Hezbollah fighters spearheaded an assault that cut off Syrian rebel fighters in the central town of Qusair on Wednesday, drawing condemnation from the U.N. human rights body and a U.S. demand for an immediate withdrawal.
Russia warned that a European Union decision to lift its arms embargo on rebels fighting to oust its ally, Syrian President Bashar Assad, harmed its joint efforts with the United States to end the conflict.
Hopes are building over a U.S.-Russian initiative for a peace conference to be held in Geneva next month, but serious obstacles could still scupper the talks — not least divisions within Syria’s opposition.
After seven days of talks in Istanbul, four more than scheduled, the opposition National Coalition said it would only attend the proposed conference if a string of conditions were met, including Assad’s resignation.
In Geneva, 36 of the 47 members of the U.N. Human Rights Council voted in favor of a resolution that implicitly refers to the involvement of Hezbollah fighters from neighboring Lebanon in the fierce battle for Qusair.
The nonbinding text put forward by the United States, Turkey and Qatar “condemns the intervention of foreign combatants fighting on behalf of the Syrian regime in Qusair.” It also expressed “deep concern” that the involvement of the fighters could “further exacerbate the deteriorating human rights and humanitarian situation.”
The United States rejected a statement by Russian Foreign Minister Sergey Lavrov that the resolution was “unwholesome” and undermined peace efforts. “We don’t see this as . . . undermining in any way” but rather an effort to put rights abuses on record and work toward a solution, said Eileen Chamberlain Donahoe, the U.S. ambassador to the council.
The U.S. State Department demanded the immediate withdrawal of Hezbollah fighters, with spokeswoman Jen Psaki saying: “This is an unacceptable and extremely dangerous escalation. We demand that Hezbollah withdraw its fighters from Syria immediately.”
The Syrian Army said it had seized the disused Dabaa military airfield north of Qusair, giving pro-Assad forces control of all roads out of the town in a major setback for the besieged rebels. A military source said the battle for the airfield was fierce and lasted several hours.
“The operation led to the liberation of the airport and the deaths of several men who were inside,” the source said. “There are bodies littering the ground, rebels have been captured and others surrendered. The army is now advancing on the town of Dabaa.”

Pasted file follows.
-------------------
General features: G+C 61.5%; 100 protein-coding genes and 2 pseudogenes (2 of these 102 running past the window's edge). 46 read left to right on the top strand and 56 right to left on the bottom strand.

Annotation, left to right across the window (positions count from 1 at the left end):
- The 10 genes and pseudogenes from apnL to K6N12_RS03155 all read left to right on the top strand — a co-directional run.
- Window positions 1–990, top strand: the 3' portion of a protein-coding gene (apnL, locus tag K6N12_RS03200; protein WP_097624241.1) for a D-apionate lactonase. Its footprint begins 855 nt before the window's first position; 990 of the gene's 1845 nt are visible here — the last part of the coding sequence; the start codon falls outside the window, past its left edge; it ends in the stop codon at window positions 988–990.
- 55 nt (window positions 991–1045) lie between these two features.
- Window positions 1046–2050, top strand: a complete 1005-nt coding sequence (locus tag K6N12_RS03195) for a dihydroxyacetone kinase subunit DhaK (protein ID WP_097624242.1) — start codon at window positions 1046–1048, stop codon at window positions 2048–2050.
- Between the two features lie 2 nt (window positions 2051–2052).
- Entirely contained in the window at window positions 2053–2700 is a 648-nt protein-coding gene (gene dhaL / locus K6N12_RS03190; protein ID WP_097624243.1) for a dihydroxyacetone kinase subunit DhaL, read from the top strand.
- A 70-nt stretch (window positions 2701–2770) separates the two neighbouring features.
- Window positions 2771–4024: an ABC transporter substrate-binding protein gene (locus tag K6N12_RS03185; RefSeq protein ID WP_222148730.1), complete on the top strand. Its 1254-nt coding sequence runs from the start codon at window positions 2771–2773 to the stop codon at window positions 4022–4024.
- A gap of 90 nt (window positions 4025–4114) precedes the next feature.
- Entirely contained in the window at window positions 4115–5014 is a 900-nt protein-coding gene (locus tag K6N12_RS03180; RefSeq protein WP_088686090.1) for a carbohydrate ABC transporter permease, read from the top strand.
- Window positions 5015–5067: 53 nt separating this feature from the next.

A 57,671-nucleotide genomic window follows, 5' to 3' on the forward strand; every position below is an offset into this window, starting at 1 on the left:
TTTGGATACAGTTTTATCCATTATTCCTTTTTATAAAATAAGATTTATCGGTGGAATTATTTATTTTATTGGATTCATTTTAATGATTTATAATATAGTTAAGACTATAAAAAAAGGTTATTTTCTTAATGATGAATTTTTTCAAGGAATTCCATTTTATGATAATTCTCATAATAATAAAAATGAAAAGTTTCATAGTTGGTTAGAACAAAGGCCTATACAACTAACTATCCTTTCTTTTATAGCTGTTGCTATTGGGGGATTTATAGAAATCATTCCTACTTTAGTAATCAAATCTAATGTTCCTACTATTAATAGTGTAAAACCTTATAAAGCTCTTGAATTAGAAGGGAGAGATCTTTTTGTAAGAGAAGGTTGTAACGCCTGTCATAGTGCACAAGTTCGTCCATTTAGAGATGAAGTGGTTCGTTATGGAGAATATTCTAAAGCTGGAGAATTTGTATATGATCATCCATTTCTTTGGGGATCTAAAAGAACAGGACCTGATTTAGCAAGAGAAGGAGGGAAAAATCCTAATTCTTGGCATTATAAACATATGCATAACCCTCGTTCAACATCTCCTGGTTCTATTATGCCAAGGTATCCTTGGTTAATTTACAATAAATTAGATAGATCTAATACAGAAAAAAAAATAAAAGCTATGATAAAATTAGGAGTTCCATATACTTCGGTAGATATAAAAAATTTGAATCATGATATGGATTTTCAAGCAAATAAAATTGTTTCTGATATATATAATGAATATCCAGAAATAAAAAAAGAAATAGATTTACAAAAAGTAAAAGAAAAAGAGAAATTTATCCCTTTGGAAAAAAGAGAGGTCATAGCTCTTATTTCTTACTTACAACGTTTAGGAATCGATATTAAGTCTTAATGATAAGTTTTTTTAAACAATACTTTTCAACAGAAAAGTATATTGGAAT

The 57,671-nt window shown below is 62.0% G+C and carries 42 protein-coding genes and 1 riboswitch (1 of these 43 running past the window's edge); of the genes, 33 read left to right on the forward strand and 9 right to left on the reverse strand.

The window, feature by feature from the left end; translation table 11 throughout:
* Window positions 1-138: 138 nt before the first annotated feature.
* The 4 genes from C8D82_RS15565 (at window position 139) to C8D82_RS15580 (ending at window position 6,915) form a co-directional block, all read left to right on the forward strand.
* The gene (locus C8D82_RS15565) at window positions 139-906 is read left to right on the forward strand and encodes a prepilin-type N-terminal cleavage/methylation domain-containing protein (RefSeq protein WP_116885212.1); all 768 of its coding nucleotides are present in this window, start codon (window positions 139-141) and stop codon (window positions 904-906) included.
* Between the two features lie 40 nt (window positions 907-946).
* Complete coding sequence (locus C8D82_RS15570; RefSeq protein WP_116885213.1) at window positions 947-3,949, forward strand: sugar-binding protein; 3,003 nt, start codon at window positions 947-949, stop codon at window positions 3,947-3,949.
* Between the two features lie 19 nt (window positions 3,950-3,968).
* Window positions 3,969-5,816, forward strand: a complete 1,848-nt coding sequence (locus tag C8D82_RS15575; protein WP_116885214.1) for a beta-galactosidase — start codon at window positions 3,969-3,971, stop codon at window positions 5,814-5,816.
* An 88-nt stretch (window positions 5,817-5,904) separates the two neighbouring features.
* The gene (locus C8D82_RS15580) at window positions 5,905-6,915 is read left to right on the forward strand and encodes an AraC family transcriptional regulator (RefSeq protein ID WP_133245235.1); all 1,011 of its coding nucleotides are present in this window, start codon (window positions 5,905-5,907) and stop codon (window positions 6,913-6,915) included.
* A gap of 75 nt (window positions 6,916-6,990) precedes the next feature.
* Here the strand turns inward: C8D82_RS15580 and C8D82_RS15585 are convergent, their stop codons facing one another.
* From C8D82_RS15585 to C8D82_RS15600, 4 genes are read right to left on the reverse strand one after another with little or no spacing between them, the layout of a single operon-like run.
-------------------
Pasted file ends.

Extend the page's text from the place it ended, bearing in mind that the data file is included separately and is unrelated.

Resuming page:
Control of Qusair is essential for the rebels, as it is their principal transit point for weapons and fighters from Lebanon while it helps the army consolidate its grip on a key road from Damascus to the coast — the heartland of Assad’s Alawite community.
Hezbollah’s Al-Manar television showed live images it said were from Dabaa airfield taken after the army had recaptured the facility.
In Paris, French Foreign Minister Laurent Fabius said there were some 3,000 to 4,000 Hezbollah fighters in Syria, double the 1,700 number previously reported.
The opposition National Coalition is to insist on Assad’s resignation and those of his top security chiefs as a precondition for taking part in next month’s proposed peace conference, according to a text leaked to reporters.
“The head of the regime must resign, alongside the heads of the military and security forces, who must be excluded from the political process,” said the text agreed at the Istanbul talks.
It came after senior envoys from the opposition’s main foreign backers put heavy pressure on delegates to agree a common line in the face of mounting disillusion among rebel fighters on the grounds at the wrangling among exiled leaders.
But the idea of Assad stepping down in advance of the proposed conference was swiftly rejected by the regime.
“Do you want the president to resign before the conference? That is not possible,” Foreign Minister Walid Muallem told the Beirut-based Arab news channel Mayadeen.
Muallem said the regime still planned to send delegates to the planned peace conference and hoped for a positive outcome.
“If we reach an agreement in Geneva, and I hope we will, it will be put to a referendum and if the people approve what we agreed upon, I can assure you it will be fully respected,” he said.